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Aquarius Reef Base is a comprehensive research and education program consisting of complementary assets that can be used together or individually to meet specific project needs. Aquarius Reef Base consists of the Aquarius undersea lab below the ocean; a life support buoy on the surface that houses power generators, air compressors and data connections; research vessels ranging from 30-43 feet in length; and a mission control center in Islamorada, Florida.

Undersea Lab

Aquarius Reef Base gives researchers and divers the convenience of living in their underwater field site without sacrificing the comforts of home. Made to withstand the pressure of ocean depths up to 120 feet, the 82-ton lab currently sits on a 120-ton stable platform in a sand patch adjacent to the deep coral reefs of the Florida Keys National Marine Sanctuary.

Continual power and telecommunications capabilities make Aquarius an ideal platform for research projects, advanced sensor development, long-term monitoring of coastal oceans and coral reefs and education and outreach. Web cameras operate during missions with cameras inside and outside Aquarius. Live broadcasts (webcasts and special videoconferencing opportunities) are frequently conducted that involve schools, museums, and aquariums across the country.

Aquarius floor plan

Floor Plan

Aquarius port side schematic

Port

Aquarius starboard side schematicStarboard

The habitat itself is a 43-by-20-by-16.5 foot diameter steel cylinder divided into three compartments, with 400 square feet of laboratory and living space is available for operations and science.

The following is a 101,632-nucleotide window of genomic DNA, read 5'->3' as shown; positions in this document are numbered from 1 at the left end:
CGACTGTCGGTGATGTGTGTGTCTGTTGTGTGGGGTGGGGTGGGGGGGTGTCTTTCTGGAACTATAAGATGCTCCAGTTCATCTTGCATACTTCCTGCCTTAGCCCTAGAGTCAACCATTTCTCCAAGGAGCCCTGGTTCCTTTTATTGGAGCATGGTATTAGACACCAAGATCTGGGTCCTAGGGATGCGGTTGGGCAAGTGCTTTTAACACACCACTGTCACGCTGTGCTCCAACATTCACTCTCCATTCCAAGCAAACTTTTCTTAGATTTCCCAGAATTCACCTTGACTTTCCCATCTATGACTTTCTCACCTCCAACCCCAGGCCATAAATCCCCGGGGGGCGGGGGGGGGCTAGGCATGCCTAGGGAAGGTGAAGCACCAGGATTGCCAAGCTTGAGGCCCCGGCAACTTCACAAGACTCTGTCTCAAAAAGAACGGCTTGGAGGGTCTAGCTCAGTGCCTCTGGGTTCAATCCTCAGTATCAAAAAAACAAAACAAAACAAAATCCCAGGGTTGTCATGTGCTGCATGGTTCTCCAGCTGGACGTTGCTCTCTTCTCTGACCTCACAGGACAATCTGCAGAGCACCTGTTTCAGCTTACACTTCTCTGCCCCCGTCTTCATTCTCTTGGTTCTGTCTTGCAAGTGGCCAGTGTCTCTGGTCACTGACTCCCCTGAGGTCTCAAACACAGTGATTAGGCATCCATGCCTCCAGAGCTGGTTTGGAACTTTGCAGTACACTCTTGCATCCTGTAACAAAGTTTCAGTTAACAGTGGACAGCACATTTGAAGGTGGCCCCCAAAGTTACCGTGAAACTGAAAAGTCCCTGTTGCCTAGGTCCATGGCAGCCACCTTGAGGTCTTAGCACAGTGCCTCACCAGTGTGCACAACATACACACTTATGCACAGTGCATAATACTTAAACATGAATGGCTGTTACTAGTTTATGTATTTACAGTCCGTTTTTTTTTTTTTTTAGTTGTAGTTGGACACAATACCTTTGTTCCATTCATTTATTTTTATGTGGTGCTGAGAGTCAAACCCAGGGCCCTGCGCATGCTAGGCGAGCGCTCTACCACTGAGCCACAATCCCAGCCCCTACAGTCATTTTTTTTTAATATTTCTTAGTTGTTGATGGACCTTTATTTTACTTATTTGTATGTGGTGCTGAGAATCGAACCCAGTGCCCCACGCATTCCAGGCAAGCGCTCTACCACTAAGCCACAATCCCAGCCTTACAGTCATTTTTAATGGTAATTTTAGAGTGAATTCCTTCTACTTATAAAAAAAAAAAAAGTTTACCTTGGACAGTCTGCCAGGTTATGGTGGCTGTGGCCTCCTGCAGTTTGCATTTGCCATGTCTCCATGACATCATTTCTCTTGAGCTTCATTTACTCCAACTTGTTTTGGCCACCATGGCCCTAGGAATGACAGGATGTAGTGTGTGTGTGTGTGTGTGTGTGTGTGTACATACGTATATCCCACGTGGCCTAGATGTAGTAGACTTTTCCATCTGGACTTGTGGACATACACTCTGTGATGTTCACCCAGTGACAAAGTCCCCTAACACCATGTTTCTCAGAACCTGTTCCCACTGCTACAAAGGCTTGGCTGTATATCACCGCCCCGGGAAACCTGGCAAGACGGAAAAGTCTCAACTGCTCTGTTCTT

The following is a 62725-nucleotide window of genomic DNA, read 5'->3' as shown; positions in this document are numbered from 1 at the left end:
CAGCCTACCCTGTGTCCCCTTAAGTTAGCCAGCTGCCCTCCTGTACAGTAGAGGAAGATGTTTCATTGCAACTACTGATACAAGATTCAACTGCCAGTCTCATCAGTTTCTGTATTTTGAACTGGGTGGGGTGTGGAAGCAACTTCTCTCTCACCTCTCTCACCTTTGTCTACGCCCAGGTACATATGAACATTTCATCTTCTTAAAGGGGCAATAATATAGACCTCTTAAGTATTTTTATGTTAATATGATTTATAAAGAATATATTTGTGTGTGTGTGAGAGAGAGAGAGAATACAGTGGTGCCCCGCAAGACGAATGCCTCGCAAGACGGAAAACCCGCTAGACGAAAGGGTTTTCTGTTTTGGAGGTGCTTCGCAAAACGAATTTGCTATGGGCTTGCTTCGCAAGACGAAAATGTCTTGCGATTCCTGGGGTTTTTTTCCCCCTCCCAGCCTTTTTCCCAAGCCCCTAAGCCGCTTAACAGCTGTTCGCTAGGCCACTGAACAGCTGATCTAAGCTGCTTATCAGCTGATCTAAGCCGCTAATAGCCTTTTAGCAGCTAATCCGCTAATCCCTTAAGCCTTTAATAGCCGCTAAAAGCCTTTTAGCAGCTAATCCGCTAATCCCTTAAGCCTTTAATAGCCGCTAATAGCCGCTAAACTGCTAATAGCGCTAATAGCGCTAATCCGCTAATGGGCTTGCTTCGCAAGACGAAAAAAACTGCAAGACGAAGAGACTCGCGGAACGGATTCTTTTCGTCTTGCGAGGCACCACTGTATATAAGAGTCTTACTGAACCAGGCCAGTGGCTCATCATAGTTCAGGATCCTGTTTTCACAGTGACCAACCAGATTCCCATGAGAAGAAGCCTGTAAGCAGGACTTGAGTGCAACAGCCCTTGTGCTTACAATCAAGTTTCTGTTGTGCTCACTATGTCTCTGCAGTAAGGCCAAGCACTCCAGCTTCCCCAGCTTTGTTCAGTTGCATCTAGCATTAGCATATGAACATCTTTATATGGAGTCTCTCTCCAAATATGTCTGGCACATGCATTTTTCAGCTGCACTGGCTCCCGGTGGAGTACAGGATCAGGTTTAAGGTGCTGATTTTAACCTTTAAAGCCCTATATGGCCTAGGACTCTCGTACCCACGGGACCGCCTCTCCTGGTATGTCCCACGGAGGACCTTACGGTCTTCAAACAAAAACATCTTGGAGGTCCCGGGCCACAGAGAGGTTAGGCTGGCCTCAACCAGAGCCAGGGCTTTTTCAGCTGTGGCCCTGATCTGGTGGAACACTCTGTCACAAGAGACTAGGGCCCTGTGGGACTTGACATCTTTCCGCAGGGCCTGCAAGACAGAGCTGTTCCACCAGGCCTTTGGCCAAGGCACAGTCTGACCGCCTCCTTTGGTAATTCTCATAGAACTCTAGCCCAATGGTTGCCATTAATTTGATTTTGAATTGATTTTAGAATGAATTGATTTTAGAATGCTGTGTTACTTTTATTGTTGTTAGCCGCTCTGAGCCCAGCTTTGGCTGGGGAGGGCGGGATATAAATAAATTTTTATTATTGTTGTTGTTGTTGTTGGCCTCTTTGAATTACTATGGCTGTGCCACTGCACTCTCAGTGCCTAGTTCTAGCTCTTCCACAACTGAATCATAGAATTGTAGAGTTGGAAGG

• Wet Porch - the seawater interface and main point of entry
  • Two pressure locks known as the Entry Lock and Main Lock - 500 and 1400 cubic feet, respectively
  • Living quarters with six bunks, freshwater shower, toilet, instant hot water, microwave and refrigerator
  • Wireless internet, cellular telephones, video conferencing equipment and VHF radio

Schematic of Aquarius undersea lab

Specifications

  • 15.4 kilometers (8.5 nautical miles) from Islamorada shore base
  • 9 kilometers (5.4 nautical miles) offshore
  • Hatch depth/storage depth: 14 meters (46 fsw), 35 psi
  • 63 feet below surface
  • Base plate positions habitat 13 feet off the bottom
  • Working depth in lab: 50 feet
  • Depth of bottom directly below: 18 meters (60 fsw)

Life Support Buoy

The 10-meter-diameter Life Support Buoy includes:

  • Communication tower
  • Over 70-square meters of inside workspace
  • Two diesel-powered 40 kW generators (image below)
  • Two 18.7 cfm air compressors (right image)
  • VHF radios, a cell phone, and a microwave broadcasting system

Buoy Specifications 

The buoy is linked to Aquarius by a 3-inch-diameter 42-meter umbilical which is comprised of hoses that supply air from the compressors and oxygen from storage flasks, power lines from the generators, and data and communications cables. The microwave telemetry system provides reliable audio, video, and data transmission between Aquarius and shore.

During missions, sensors use existing generator power from the buoy. When Aquarius is offline, sensors may be powered, depending upon demand, by the existing solar panels. The buoy can accommodate an alternate power supply (e.g., small diesel generator, additional solar panels or other) provided by the PI.

Vessels

Research vessels are used support Aquarius operations, science projects and education and outreach programming throughout the Upper Florida Keys.

  • R/V Sabina

    • Length: 43 feet
    • Divers: 8
    • Speed: 12-14kts
  • R/V Bond

    • Length: 42 feet
    • Divers: 10
    • Speed: 15-20 kts
    • Includes Transportable Recompression Chamber System
  • R/V Research Diver

    • Length: 30 feet
    • Divers: 8
    • Speed: 12 kts
  • R/V Dewey Dewayne

Shore Base

Our Shore Base in Islamorada, Florida, provides a staging area for marine operations, education and outreach activities. It includes:

  • Watch desk aka mission control for Aquarius projects
  • 120 linear feet of dockage for a fleet of research vessels
  • Compressors for filling air and Nitrox cylinders
  • Dive locker and scuba equipment service area
  • 72-inch hyperbaric recompression chamber
  • 345-square-foot classroom